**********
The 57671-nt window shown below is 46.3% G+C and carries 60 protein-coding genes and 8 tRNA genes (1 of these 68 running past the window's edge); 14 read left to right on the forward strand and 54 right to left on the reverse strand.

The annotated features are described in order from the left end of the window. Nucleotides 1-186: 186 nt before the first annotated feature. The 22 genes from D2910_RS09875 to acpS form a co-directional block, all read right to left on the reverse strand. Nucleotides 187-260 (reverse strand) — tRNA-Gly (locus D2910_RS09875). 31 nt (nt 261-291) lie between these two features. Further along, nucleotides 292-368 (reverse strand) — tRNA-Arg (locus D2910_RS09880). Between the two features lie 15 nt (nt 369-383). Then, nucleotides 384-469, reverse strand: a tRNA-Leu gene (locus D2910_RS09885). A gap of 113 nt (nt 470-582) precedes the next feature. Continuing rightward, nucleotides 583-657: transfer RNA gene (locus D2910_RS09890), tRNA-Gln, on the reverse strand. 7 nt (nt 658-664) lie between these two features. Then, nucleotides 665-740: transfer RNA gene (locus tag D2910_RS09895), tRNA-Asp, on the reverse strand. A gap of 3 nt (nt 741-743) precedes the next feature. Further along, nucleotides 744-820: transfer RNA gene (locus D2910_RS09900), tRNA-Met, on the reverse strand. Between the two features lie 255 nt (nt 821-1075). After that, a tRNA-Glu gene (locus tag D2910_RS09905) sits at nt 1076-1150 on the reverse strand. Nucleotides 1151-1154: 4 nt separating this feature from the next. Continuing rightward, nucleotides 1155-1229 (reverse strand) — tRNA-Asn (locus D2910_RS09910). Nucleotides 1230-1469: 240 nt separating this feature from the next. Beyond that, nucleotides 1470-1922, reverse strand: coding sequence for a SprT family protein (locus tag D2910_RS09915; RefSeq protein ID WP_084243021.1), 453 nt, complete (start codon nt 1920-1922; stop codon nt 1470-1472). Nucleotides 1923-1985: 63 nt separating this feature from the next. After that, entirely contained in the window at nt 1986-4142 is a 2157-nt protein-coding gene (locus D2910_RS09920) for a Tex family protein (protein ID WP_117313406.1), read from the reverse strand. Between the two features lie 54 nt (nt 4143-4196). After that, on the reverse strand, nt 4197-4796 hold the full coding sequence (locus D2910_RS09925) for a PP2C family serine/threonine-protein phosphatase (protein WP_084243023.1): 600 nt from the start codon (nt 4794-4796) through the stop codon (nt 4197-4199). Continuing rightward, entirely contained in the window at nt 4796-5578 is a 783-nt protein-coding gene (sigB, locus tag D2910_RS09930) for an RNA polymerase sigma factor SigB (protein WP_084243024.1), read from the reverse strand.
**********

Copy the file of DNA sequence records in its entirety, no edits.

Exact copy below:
The 57671-nt window shown below is 46.3% G+C and carries 60 protein-coding genes and 8 tRNA genes (1 of these 68 running past the window's edge); 14 read left to right on the forward strand and 54 right to left on the reverse strand.

The annotated features are described in order from the left end of the window. Nucleotides 1-186: 186 nt before the first annotated feature. The 22 genes from D2910_RS09875 to acpS form a co-directional block, all read right to left on the reverse strand. Nucleotides 187-260 (reverse strand) — tRNA-Gly (locus D2910_RS09875). 31 nt (nt 261-291) lie between these two features. Further along, nucleotides 292-368 (reverse strand) — tRNA-Arg (locus D2910_RS09880). Between the two features lie 15 nt (nt 369-383). Then, nucleotides 384-469, reverse strand: a tRNA-Leu gene (locus D2910_RS09885). A gap of 113 nt (nt 470-582) precedes the next feature. Continuing rightward, nucleotides 583-657: transfer RNA gene (locus D2910_RS09890), tRNA-Gln, on the reverse strand. 7 nt (nt 658-664) lie between these two features. Then, nucleotides 665-740: transfer RNA gene (locus tag D2910_RS09895), tRNA-Asp, on the reverse strand. A gap of 3 nt (nt 741-743) precedes the next feature. Further along, nucleotides 744-820: transfer RNA gene (locus D2910_RS09900), tRNA-Met, on the reverse strand. Between the two features lie 255 nt (nt 821-1075). After that, a tRNA-Glu gene (locus tag D2910_RS09905) sits at nt 1076-1150 on the reverse strand. Nucleotides 1151-1154: 4 nt separating this feature from the next. Continuing rightward, nucleotides 1155-1229 (reverse strand) — tRNA-Asn (locus D2910_RS09910). Nucleotides 1230-1469: 240 nt separating this feature from the next. Beyond that, nucleotides 1470-1922, reverse strand: coding sequence for a SprT family protein (locus tag D2910_RS09915; RefSeq protein ID WP_084243021.1), 453 nt, complete (start codon nt 1920-1922; stop codon nt 1470-1472). Nucleotides 1923-1985: 63 nt separating this feature from the next. After that, entirely contained in the window at nt 1986-4142 is a 2157-nt protein-coding gene (locus D2910_RS09920) for a Tex family protein (protein ID WP_117313406.1), read from the reverse strand. Between the two features lie 54 nt (nt 4143-4196). After that, on the reverse strand, nt 4197-4796 hold the full coding sequence (locus D2910_RS09925) for a PP2C family serine/threonine-protein phosphatase (protein WP_084243023.1): 600 nt from the start codon (nt 4794-4796) through the stop codon (nt 4197-4199). Continuing rightward, entirely contained in the window at nt 4796-5578 is a 783-nt protein-coding gene (sigB, locus tag D2910_RS09930) for an RNA polymerase sigma factor SigB (protein WP_084243024.1), read from the reverse strand.